White Supremacists Crash Anti-Obama Tea Party

It began with Apr. 15 Tax Day protests as thousands rallied in a number of cities across the country.

It continued on into the summer with raucous town hall meetings and gun-toting anti-Barack Obama demonstrators, and appeared to reach its apex with a Sep. 12 march on Washington, which drew nearly 100,000 participants.

Now, however, some in the so-called Tea Party movement are turning their attention toward becoming a force during the 2010 congressional elections.

Several reports on the Sep. 12 event noted it was a nearly all-white crowd and some demonstrators carried an assortment of “homemade” anti-Obama posters, declaring that “The Anti-Christ Is Living in the White House”, and calling the president an “Oppressive Bloodsucking Arrogant Muslim Alien”.

Despite the fact that it doesn’t have a clear identity, and serious questions about the movement’s character remain to be answered, the Tea Party movement has been one of the most intriguing political developments of the past year.

Is it a grassroots movement, or has it been organised and funded by Washington-based conservative groups? Could it be both? Is it mainly concerned with economic issues (government spending, taxes, deficits) or are the Christian Right’s traditional social issues (abortion, same-sex marriage) of interest to tea partiers?

Are there several – possibly competing – ideological tendencies within the movement?

While tea partiers made a lot of noise this past summer, doing their best to put the kybosh on health care reform, is there a future for the movement?

A recent Rasmussen Poll suggests that there very well might be.

In theoretical three-way congressional races between a Democrat, Republican and Tea Party candidate, the Tea Party candidate outpolled the Republican. Democrats attracted 36 percent of the vote; the Tea Party candidate received 23 percent, and the Republican finished third at 18 percent, with 22 percent undecided.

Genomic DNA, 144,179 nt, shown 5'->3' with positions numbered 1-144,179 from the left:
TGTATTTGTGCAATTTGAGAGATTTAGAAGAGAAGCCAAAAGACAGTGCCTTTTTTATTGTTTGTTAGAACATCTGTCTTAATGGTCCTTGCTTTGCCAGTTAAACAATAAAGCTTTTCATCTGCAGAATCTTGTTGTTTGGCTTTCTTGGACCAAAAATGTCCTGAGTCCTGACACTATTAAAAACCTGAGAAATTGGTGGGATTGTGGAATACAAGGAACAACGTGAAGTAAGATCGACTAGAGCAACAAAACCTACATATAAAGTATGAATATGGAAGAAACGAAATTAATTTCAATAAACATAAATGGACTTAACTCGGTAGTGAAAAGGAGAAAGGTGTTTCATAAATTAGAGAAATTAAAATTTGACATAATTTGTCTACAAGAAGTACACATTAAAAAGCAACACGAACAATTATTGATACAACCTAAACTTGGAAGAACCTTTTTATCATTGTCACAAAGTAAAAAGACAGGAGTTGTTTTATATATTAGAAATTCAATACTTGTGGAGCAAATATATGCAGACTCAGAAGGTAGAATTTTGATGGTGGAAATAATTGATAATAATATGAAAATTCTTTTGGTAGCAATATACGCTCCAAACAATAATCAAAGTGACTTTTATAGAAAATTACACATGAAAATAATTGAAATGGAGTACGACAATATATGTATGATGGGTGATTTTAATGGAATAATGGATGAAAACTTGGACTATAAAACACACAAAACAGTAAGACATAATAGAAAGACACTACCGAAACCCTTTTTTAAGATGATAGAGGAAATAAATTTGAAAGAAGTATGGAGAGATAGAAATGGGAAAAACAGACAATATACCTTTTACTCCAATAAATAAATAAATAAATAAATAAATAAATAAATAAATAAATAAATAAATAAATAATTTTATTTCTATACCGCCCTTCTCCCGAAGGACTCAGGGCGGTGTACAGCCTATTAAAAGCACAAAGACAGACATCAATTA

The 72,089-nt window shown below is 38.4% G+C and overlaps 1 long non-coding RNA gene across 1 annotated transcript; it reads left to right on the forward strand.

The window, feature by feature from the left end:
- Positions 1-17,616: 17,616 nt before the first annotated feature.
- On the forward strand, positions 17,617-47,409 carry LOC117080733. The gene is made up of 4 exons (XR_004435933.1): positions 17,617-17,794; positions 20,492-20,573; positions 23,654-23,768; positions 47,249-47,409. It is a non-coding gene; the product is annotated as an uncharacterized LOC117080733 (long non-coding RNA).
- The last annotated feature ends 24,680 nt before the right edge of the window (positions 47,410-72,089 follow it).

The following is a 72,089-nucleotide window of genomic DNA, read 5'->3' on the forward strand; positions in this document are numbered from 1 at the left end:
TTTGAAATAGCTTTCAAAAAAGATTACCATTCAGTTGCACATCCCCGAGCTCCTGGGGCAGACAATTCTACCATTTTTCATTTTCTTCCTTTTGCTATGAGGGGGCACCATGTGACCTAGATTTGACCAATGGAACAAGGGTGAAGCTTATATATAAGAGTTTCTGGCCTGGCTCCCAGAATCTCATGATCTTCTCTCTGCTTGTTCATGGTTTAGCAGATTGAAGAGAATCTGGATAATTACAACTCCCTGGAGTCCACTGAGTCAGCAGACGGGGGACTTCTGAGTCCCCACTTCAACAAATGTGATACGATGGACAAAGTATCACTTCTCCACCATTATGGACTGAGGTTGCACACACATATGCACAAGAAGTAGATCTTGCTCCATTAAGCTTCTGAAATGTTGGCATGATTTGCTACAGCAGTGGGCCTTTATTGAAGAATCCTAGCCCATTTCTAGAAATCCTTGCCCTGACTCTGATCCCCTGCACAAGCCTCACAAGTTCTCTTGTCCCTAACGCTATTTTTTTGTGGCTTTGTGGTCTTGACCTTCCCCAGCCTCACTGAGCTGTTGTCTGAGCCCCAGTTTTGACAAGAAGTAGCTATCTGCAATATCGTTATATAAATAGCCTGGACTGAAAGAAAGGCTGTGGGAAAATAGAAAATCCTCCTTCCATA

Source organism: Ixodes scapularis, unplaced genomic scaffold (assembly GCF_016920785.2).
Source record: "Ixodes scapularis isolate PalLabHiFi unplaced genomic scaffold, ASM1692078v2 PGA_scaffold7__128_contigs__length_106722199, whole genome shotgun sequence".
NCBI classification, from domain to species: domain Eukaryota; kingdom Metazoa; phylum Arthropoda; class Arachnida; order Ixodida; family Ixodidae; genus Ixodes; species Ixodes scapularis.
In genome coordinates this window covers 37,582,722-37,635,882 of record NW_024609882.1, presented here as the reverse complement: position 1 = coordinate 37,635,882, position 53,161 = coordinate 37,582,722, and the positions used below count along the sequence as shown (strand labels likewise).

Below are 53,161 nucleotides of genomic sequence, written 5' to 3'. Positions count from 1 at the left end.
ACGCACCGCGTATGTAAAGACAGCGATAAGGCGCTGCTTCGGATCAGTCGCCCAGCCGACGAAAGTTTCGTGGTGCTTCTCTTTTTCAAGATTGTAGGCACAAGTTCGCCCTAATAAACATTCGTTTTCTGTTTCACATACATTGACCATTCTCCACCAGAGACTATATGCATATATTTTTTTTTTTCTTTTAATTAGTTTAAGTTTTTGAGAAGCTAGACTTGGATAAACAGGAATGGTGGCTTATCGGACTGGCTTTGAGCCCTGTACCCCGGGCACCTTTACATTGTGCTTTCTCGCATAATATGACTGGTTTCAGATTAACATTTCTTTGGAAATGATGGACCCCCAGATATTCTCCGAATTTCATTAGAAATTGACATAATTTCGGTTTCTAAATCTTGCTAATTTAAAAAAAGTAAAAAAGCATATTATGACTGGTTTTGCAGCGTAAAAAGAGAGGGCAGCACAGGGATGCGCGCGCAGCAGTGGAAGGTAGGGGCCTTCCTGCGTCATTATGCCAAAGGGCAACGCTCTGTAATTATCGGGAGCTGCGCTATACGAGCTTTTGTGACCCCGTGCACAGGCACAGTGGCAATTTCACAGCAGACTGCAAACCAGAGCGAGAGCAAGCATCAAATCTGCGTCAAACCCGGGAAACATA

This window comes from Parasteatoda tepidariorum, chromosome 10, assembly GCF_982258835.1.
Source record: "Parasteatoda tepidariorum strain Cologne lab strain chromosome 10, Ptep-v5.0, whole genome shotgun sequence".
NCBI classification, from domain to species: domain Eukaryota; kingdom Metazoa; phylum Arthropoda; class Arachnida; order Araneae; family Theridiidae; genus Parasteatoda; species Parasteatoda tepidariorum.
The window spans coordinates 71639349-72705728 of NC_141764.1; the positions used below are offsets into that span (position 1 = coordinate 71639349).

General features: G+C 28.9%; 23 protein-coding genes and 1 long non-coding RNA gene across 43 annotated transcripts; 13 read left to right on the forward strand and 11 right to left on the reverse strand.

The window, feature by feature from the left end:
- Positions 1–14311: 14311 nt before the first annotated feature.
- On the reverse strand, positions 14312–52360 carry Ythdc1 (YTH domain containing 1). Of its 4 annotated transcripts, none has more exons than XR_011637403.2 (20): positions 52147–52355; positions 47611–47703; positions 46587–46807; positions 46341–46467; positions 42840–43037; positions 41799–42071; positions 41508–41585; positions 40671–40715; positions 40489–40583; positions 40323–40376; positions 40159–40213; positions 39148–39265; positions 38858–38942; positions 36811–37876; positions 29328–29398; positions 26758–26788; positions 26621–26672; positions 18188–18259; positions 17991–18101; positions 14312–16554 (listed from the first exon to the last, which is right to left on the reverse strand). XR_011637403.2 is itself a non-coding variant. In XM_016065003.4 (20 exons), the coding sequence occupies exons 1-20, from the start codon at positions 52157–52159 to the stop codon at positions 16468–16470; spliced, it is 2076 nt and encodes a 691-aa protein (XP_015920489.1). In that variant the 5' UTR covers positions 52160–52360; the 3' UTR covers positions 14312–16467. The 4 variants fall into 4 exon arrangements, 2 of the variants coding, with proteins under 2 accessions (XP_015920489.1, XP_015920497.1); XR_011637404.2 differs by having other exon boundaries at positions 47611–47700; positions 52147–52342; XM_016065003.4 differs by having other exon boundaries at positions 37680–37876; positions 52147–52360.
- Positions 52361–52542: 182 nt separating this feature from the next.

(According to the Rasmussen Reports website, “survey…respondents were asked to assume that the Tea Party movement organized as a new political party. In practical terms, it is unlikely that a true third-party option would perform as well as the polling data indicates. The rules of the election process – written by Republicans and Democrats – provide substantial advantages for the two established major parties.)

Interestingly enough, in an effort to build the movement, some Tea Party organisers have taken to “studying the grassroots training methods of the late Saul Alinsky, the community organizer known for campus protests in the 1960s and who inspired the structure of Obama’s presidential campaign,” the San Francisco Chronicle recently reported.

Tea Party groups are also using “Tea Party: The Documentary Film” as an organising tool. In a pre-premiere press release, the filmmakers claimed that the film would deal with the “allegations of racism”.

And that indeed appears to be the issue that could stymie the movement’s growth.

While Tea Party events have become a safe haven for people carrying racist anti-Obama signs, people of colour have stayed away in droves. Members of white nationalist organisations openly participate in Tea Party events and view the movement as a fertile recruiting ground.

Questions about the overlap between tea partiers and anti-immigration activists might be answered when an immigration reform bill is taken up next year.